Soccer(Football) Philately: An Introduction
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Cutoff Date
The stamps presented on this website will primarily end with those issued in the year 2004. Establishing 2004 as the cutoff date makes sense for 4 reasons 1) philatelic, 2) technologic, 3) thematic, and 4) personal. When I first began collecting soccer stamps my goal had always been to collect every soccer stamp issue printed. This was a feasible goal for many years. But as the years progressed, the need for establishing a cutoff date became more and more clear.

  1. Establishing 2004 as the cutoff date makes sense from a philatelic perspective. While there were some stamp issuing entities in the 1970's and 1980's issuing stamps primarily for the purposes of revenue, the problem seems to have taken off in the 1990's and is rampant today. Omnibus minisheet issues, imperf issues, special collector issues, popular topic issues, and liberal stamp issuing policies are the halmarks of a majority of the countries today. This is indicative that a shift postage stamps as a utilitarian prepayment for a service to a revenue source has taken place. From a philatelic perspective, collecting through the year of 2004 will allow the collection to display this transition. To be sure, there are still a few countries which have not followed suit, but this leads to the next reason for a cutoff date.

  2. Establishing 2004 as the cutoff date makes sense from a technologic perspective. The shift from stamps issued for postage to stamps issued for revenue has taken place primarily for one reason, a change in the way we communicate via technology. With the internet, email, cell phones, and texting, our predominate way of communicating has ceased being via letters. This results directly in a smaller demand for stamps, but even this small demand is further diluted by print to order postage and meters. Technologically speaking, the postage stamp is the technology of a bygone era. There will always be a small need for them, but not like in the past. The year of 2004 carries us into the new millenium and allows the collection to display the effects of a technologic transition on soccer stamps.

  3. Establishing 2004 as the cutoff date makes sense from a thematic perspective. There are three reasons why the year 2004 is a logical choice as a cutoff date. First, it is the 80th anniversary of the first soccer stamp issue, the Victory of Samothrace issue from Uruguay. Second, it also coincides with the 100th anniversary of FIFA, the worldwide soccer federation. And finally, it carries us through the first major championships of the new millenium, the 2002 World Cup and the 2004 European Championships. For these reasons, 2004 will be the cutoff date for the data presented on this website.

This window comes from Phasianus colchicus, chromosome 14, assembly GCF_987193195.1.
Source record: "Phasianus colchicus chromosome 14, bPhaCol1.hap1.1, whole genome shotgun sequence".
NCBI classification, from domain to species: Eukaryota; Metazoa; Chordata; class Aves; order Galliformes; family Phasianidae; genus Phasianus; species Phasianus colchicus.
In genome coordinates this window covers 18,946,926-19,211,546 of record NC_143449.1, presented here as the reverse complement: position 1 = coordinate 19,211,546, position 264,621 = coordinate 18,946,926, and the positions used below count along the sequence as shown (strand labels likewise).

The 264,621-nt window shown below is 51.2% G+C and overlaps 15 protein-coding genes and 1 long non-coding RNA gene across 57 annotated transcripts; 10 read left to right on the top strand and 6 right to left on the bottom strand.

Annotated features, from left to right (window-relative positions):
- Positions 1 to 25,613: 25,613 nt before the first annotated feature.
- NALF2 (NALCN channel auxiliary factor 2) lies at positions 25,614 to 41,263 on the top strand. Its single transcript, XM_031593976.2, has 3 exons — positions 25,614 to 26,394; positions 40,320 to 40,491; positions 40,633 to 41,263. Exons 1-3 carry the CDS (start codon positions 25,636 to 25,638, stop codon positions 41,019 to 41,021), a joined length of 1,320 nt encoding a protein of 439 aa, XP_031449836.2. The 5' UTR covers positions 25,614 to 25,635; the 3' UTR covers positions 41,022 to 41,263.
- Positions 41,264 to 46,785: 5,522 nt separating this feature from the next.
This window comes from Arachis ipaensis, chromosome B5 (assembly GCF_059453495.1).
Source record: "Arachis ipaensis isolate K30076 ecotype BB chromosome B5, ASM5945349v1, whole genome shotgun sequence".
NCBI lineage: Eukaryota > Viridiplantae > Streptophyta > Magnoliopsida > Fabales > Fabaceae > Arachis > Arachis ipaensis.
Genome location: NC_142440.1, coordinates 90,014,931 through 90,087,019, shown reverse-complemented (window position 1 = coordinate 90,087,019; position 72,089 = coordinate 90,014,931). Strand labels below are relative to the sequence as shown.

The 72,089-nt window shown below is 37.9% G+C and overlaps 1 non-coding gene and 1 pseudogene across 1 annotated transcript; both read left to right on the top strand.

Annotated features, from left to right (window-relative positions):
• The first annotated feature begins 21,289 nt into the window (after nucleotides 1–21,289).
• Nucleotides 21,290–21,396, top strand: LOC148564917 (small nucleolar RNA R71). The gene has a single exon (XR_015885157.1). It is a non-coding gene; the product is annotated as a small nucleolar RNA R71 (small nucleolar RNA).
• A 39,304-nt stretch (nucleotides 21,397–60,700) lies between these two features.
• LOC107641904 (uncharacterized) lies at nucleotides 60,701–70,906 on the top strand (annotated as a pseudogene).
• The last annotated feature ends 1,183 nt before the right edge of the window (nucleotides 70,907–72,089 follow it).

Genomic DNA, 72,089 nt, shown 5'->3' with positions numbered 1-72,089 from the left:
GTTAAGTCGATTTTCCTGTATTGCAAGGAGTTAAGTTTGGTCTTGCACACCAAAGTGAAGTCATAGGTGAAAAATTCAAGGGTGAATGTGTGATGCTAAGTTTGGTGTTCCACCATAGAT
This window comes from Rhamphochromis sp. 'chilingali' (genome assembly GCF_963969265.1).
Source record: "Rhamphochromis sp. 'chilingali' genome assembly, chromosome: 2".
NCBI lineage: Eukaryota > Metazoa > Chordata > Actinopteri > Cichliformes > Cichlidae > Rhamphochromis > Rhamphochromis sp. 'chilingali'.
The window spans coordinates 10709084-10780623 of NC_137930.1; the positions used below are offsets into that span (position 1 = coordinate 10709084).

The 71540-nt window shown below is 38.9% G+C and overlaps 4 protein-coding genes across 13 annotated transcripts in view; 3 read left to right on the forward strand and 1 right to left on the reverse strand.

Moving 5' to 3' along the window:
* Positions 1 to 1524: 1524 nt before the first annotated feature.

4. Finally, establishing 2004 as the cutoff date makes sense from a personal perspective. It has probably not escaped notice that updates to the website have been sporadic at best. There are many reasons for this, such as other responsibilities and lack of time. But another reason has been my waning interest in stamp collecting resulting both from lack of time and inability to keep up with all the new issues. Establishing a cutoff date allows me to have a firm goal, a light at the end of the tunnel, and a renewed sense of purpose and focus. It will reduce the time spent in trying to track down and document new issues. It will allow me to focus more on my favorite parts of the hobby, commercially used covers. In short, it has renewed my interest in the hobby. For of these reasons a cutoff date became necessary and the year 2004 seemed to be the logical choice.

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Lester Williams
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